The History of Alice Springs


Alice Springs is a fascinating town that's rich in culture, heritage, and history. From the early settlers to the European explorers, Alice has been built up from just a few Aboriginal camps into one of Australia’s top tourist destinations. Take a step back in time and learn how Alice Springs became what it is today.


The traditional owners of Alice Springs and the surrounding area are the Aboriginal Arrernte people, who first settled here thousands of years ago. Their Dreamtime story of Yeperenye (caterpillar) tells of how the region was created by giant caterpillars that lost a battle with their enemies, the stink bugs. As a result, the caterpillars became the stunning ridges of the East and West MacDonnell Ranges, and the gaps in the ridges were created when the caterpillars’ heads were bitten off by the stink bugs. The Arrernte people lived simply in camps, and remain in the area today, passing down their ancient stories, beliefs, values, language, laws, and culture to younger generations as well as visitors.


In 1862, the first European arrived in the area – a Scottish man named John MacDouall Stuart, who was assessing inland Australia for a potential settlement. Following his path, the Overland Telegraph was constructed, with the goal of making it possible for farmers to take up leases in the outback. It was completed in 1872. The Overland Telegraph is considered by many to be the greatest engineering achievement of 19th Century Australia, as it allowed communications between Australia and Europe. Aboriginal camps remained in the area, and many Arrernte people were employed by the station.


During construction, a surveyor noticed a dry riverbed and followed it to discover pools of clear water. He named the waterhole Alice Springs, after the wife of Sir Charles Todd, Superintendent of Telegraphs, who was overseeing the project. The town which we now know as Alice Springs was originally named Stuart.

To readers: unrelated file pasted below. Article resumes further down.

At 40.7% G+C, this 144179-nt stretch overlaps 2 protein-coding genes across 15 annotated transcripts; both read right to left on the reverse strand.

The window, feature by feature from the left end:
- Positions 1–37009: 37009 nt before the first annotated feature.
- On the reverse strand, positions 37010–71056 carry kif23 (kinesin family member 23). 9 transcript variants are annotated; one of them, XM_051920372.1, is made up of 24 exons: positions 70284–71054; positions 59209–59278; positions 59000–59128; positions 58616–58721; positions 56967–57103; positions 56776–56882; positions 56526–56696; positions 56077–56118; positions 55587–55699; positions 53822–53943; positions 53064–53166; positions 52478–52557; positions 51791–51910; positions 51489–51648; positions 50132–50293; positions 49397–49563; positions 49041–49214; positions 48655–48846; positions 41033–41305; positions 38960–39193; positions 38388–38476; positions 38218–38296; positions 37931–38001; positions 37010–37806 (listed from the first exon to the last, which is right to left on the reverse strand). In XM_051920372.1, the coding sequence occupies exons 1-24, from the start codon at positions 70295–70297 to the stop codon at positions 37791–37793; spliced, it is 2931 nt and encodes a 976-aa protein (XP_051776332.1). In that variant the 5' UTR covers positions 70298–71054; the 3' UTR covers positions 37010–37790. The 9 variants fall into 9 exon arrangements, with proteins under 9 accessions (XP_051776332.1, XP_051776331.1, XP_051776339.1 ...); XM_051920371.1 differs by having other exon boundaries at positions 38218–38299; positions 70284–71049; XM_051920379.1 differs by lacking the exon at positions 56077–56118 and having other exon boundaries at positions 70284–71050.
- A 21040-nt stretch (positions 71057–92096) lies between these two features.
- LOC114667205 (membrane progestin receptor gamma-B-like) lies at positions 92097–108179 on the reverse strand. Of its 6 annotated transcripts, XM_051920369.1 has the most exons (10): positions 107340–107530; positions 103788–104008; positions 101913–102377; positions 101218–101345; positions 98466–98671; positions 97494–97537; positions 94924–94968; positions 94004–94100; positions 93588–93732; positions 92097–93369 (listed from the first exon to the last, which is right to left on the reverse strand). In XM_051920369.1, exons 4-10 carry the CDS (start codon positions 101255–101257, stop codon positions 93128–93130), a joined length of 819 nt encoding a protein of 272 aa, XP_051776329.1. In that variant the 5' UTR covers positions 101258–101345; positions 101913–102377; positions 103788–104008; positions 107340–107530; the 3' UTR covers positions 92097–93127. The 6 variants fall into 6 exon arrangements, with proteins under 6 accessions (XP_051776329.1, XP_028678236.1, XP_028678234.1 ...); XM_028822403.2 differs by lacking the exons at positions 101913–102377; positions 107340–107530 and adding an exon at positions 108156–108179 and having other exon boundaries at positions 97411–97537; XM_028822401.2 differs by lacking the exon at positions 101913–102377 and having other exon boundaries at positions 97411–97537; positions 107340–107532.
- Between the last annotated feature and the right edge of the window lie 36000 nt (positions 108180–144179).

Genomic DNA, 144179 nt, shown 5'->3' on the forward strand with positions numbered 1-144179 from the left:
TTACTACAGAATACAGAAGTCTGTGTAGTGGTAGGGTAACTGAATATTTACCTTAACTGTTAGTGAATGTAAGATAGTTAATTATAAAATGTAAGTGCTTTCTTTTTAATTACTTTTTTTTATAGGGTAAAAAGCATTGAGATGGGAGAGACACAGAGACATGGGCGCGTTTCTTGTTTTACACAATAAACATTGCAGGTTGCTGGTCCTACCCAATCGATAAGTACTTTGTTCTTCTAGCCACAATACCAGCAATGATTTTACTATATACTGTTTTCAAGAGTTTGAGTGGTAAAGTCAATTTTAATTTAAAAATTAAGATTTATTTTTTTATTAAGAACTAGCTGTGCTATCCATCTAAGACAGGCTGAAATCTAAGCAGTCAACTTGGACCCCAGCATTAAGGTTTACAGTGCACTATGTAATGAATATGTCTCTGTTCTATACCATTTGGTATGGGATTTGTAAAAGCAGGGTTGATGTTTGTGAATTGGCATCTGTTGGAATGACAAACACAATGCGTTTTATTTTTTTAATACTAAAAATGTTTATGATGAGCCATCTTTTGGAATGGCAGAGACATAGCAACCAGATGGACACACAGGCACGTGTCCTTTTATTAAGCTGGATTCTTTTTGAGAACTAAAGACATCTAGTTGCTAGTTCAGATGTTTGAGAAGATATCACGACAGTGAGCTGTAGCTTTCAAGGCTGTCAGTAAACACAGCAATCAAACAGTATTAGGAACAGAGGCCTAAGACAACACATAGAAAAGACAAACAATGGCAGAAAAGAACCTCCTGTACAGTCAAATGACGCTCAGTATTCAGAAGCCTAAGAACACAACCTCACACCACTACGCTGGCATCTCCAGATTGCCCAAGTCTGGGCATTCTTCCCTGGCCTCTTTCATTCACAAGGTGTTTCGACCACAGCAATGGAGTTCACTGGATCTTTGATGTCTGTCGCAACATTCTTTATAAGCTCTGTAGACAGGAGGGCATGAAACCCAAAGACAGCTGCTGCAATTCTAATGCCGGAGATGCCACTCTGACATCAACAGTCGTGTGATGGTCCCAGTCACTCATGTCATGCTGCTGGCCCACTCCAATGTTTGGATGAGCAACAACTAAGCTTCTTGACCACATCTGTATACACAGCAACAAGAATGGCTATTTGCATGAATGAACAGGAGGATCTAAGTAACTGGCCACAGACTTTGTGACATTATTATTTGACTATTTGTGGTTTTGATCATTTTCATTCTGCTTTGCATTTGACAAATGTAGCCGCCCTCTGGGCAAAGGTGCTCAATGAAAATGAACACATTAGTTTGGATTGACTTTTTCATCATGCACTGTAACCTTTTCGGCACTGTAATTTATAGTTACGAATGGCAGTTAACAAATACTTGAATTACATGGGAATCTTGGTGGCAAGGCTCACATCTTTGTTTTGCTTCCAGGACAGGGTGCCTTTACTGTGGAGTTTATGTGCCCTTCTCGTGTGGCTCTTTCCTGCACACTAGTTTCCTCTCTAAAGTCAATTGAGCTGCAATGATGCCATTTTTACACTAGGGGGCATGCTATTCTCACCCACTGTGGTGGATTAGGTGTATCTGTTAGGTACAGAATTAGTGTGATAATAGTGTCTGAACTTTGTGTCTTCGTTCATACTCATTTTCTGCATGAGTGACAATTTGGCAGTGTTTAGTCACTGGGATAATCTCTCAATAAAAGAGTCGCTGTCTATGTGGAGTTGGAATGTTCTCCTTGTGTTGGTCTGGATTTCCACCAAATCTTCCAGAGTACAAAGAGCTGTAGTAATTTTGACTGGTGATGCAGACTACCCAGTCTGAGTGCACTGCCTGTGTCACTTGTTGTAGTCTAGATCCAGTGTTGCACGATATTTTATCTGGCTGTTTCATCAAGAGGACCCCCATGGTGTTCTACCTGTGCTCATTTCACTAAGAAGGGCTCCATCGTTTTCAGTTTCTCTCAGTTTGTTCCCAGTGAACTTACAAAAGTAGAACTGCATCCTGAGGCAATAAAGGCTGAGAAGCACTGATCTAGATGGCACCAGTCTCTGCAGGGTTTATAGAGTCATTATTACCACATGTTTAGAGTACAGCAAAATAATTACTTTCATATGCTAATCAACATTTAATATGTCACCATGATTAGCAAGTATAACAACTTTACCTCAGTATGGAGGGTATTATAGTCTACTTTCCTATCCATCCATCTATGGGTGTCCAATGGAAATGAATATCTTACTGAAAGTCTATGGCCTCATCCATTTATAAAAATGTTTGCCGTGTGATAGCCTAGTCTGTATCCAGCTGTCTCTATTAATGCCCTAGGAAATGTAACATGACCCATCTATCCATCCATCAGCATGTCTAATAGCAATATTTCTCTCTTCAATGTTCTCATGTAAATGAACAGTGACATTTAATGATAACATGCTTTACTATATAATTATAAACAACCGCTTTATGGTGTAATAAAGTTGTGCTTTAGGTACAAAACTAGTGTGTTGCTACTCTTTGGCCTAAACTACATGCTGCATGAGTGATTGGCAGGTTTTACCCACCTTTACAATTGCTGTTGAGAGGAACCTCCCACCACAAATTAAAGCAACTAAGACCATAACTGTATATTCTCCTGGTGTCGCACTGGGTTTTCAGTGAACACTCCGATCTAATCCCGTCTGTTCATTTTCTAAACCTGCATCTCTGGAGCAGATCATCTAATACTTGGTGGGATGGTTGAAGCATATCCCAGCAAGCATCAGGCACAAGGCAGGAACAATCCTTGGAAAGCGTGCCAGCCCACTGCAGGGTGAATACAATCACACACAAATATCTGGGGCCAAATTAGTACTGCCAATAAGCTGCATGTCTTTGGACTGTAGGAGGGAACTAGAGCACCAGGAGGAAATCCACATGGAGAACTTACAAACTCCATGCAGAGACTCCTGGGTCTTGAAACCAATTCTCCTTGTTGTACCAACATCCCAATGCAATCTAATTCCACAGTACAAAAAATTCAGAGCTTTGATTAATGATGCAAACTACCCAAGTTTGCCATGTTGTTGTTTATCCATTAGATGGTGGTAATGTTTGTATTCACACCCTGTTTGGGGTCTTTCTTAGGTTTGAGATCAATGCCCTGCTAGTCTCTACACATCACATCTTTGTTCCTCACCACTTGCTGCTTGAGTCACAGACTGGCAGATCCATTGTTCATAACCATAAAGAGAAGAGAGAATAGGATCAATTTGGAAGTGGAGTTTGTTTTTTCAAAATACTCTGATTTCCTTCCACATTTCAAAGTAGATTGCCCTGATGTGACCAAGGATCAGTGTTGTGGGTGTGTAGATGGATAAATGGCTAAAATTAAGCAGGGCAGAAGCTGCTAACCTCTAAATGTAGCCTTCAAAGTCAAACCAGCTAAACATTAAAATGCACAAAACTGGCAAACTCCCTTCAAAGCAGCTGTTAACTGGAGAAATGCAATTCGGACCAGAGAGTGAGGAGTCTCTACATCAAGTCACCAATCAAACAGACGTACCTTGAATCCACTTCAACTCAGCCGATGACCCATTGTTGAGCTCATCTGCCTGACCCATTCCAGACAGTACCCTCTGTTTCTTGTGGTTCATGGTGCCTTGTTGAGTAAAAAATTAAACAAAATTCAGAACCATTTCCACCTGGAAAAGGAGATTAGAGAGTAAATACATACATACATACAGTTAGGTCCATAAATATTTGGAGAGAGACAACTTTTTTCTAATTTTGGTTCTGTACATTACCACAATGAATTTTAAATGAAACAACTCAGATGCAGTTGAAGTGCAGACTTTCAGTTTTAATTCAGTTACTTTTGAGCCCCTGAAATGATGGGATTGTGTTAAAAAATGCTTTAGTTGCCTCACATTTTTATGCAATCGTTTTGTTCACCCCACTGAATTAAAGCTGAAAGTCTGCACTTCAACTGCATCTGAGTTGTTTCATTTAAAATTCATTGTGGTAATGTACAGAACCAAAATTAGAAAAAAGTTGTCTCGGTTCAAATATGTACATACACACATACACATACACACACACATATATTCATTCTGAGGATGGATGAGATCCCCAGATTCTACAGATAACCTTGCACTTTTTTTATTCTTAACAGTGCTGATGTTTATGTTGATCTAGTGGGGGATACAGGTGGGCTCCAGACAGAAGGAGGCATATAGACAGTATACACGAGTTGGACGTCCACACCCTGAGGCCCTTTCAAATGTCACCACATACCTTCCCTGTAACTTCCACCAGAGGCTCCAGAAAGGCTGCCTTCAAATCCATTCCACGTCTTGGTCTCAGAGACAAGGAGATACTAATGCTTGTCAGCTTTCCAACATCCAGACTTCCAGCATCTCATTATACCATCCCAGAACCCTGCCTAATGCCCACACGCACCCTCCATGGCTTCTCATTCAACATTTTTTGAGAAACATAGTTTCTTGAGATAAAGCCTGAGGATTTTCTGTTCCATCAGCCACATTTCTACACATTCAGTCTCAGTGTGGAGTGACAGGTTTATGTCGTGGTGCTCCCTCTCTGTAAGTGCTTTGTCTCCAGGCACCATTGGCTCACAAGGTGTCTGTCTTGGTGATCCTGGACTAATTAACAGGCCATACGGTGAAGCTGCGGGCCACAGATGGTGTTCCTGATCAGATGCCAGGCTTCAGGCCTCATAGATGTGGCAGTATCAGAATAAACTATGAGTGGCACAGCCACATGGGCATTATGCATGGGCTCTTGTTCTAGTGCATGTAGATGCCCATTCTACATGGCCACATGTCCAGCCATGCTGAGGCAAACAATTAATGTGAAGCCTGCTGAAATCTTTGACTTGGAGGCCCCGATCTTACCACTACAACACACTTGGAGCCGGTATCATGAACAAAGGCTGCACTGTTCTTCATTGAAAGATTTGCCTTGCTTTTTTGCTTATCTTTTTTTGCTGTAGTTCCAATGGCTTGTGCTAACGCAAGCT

In 1878 a post office was opened, followed in 1879 by a police station. However, the major turning point wasn’t until 1887, when alluvial gold was discovered at Arltunga, located 110km east. Camel trains began to carry water and supplies from Alice Springs to Arltunga, and many present-day residents of Alice are direct descendants of those cameleers.


In 1888, the town of Stuart was officially proclaimed, after the South Australian government began to build a town on the west banks of the Todd River. It was just 3km from the telegraph station. In 1889, some of Stuart's earliest businesses were opened, including a store and a hotel. However, Alice Springs and the telegraph station remained a separate community.


The population grew over the next three decades, and by the time that the first plane landed in Stuart, it was home to around 30 whites and 300 Aboriginals. In 1927, the town was declared the administrative capital of Central Australia. In the 1920s railway lines were extended, and by 1929 Stuart and Adelaide were linked by rail. At this point the town was known informally as Alice Springs, however, it caused some confusion, so finally, in 1933, Stuart was officially renamed Alice Springs by the government. At this point, the population was a little over 500 people.


Over the course of World War Two, the town obtained a much cleaner and more extensive water supply, as well as a power station, a new airport, and its own newspaper. The population grew, and by the time the war ended, Alice Springs was home to over 2,000 residents.


Since the end of World War Two, Alice Springs has seen rapid population growth and is estimated to have over 29,000 residents in 2019. Around 18% of the multicultural population are Aboriginal Australians, however people from all over the world call Alice home. Today it is a bustling town that occupies a high spot on the bucket lists of many visitors and tourists in Australia. The Arrernte residents still observe their original culture and laws from all those years ago.


When visiting Alice Springs, there are plenty of ways to observe the history of the town. Head to the Ewaninga Rock Carvings Conservation Reserve to see ancient petroglyphs. Make your way to the Araluen Cultural Precinct for museums, galleries, and a theatre where you can gain a real understanding of the history and culture. Learn all about the overland telegraph line that plays such a critical role in the town’s history, on a tour of the Telegraph Station Historical Reserve, and visit the original Alice Springs waterhole whilst you’re there.